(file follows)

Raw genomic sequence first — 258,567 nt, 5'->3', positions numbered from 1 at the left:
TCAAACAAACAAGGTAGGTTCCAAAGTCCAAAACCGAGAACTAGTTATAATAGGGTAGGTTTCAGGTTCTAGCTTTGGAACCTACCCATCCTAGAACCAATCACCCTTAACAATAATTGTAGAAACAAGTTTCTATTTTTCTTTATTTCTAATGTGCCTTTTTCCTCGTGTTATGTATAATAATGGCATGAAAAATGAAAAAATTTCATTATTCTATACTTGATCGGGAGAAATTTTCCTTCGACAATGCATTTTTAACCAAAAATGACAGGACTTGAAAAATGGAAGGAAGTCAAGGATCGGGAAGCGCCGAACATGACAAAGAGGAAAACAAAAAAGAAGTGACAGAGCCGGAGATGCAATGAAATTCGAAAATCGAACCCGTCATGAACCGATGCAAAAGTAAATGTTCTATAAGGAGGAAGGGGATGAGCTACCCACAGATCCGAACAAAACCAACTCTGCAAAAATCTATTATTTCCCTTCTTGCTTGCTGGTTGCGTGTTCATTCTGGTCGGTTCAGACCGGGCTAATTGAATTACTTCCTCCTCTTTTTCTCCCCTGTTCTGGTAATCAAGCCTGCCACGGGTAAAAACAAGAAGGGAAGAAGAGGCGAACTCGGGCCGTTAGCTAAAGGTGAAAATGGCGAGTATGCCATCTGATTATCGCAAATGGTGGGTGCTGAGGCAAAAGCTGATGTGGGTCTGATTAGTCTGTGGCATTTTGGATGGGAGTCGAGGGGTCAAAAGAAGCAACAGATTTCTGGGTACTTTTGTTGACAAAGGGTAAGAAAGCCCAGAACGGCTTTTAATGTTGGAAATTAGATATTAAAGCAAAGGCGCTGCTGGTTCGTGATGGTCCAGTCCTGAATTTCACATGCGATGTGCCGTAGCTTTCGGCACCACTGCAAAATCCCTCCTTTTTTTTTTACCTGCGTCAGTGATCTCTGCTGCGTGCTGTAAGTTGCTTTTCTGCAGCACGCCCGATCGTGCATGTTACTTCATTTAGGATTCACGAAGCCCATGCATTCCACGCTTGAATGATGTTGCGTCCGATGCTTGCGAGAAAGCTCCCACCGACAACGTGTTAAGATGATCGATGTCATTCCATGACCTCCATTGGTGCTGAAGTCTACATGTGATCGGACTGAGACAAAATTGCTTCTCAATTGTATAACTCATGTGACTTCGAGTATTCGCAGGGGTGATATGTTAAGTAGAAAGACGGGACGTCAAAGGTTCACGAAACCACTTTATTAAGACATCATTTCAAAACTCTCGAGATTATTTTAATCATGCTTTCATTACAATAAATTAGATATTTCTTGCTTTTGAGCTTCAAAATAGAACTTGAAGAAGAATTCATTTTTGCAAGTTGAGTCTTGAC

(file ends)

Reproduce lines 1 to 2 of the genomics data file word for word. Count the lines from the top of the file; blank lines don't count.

Raw genomic sequence first — 258,567 nt, 5'->3', positions numbered from 1 at the left:
TCAAACAAACAAGGTAGGTTCCAAAGTCCAAAACCGAGAACTAGTTATAATAGGGTAGGTTTCAGGTTCTAGCTTTGGAACCTACCCATCCTAGAACCAATCACCCTTAACAATAATTGTAGAAACAAGTTTCTATTTTTCTTTATTTCTAATGTGCCTTTTTCCTCGTGTTATGTATAATAATGGCATGAAAAATGAAAAAATTTCATTATTCTATACTTGATCGGGAGAAATTTTCCTTCGACAATGCATTTTTAACCAAAAATGACAGGACTTGAAAAATGGAAGGAAGTCAAGGATCGGGAAGCGCCGAACATGACAAAGAGGAAAACAAAAAAGAAGTGACAGAGCCGGAGATGCAATGAAATTCGAAAATCGAACCCGTCATGAACCGATGCAAAAGTAAATGTTCTATAAGGAGGAAGGGGATGAGCTACCCACAGATCCGAACAAAACCAACTCTGCAAAAATCTATTATTTCCCTTCTTGCTTGCTGGTTGCGTGTTCATTCTGGTCGGTTCAGACCGGGCTAATTGAATTACTTCCTCCTCTTTTTCTCCCCTGTTCTGGTAATCAAGCCTGCCACGGGTAAAAACAAGAAGGGAAGAAGAGGCGAACTCGGGCCGTTAGCTAAAGGTGAAAATGGCGAGTATGCCATCTGATTATCGCAAATGGTGGGTGCTGAGGCAAAAGCTGATGTGGGTCTGATTAGTCTGTGGCATTTTGGATGGGAGTCGAGGGGTCAAAAGAAGCAACAGATTTCTGGGTACTTTTGTTGACAAAGGGTAAGAAAGCCCAGAACGGCTTTTAATGTTGGAAATTAGATATTAAAGCAAAGGCGCTGCTGGTTCGTGATGGTCCAGTCCTGAATTTCACATGCGATGTGCCGTAGCTTTCGGCACCACTGCAAAATCCCTCCTTTTTTTTTTACCTGCGTCAGTGATCTCTGCTGCGTGCTGTAAGTTGCTTTTCTGCAGCACGCCCGATCGTGCATGTTACTTCATTTAGGATTCACGAAGCCCATGCATTCCACGCTTGAATGATGTTGCGTCCGATGCTTGCGAGAAAGCTCCCACCGACAACGTGTTAAGATGATCGATGTCATTCCATGACCTCCATTGGTGCTGAAGTCTACATGTGATCGGACTGAGACAAAATTGCTTCTCAATTGTATAACTCATGTGACTTCGAGTATTCGCAGGGGTGATATGTTAAGTAGAAAGACGGGACGTCAAAGGTTCACGAAACCACTTTATTAAGACATCATTTCAAAACTCTCGAGATTATTTTAATCATGCTTTCATTACAATAAATTAGATATTTCTTGCTTTTGAGCTTCAAAATAGAACTTGAAGAAGAATTCATTTTTGCAAGTTGAGTCTTGAC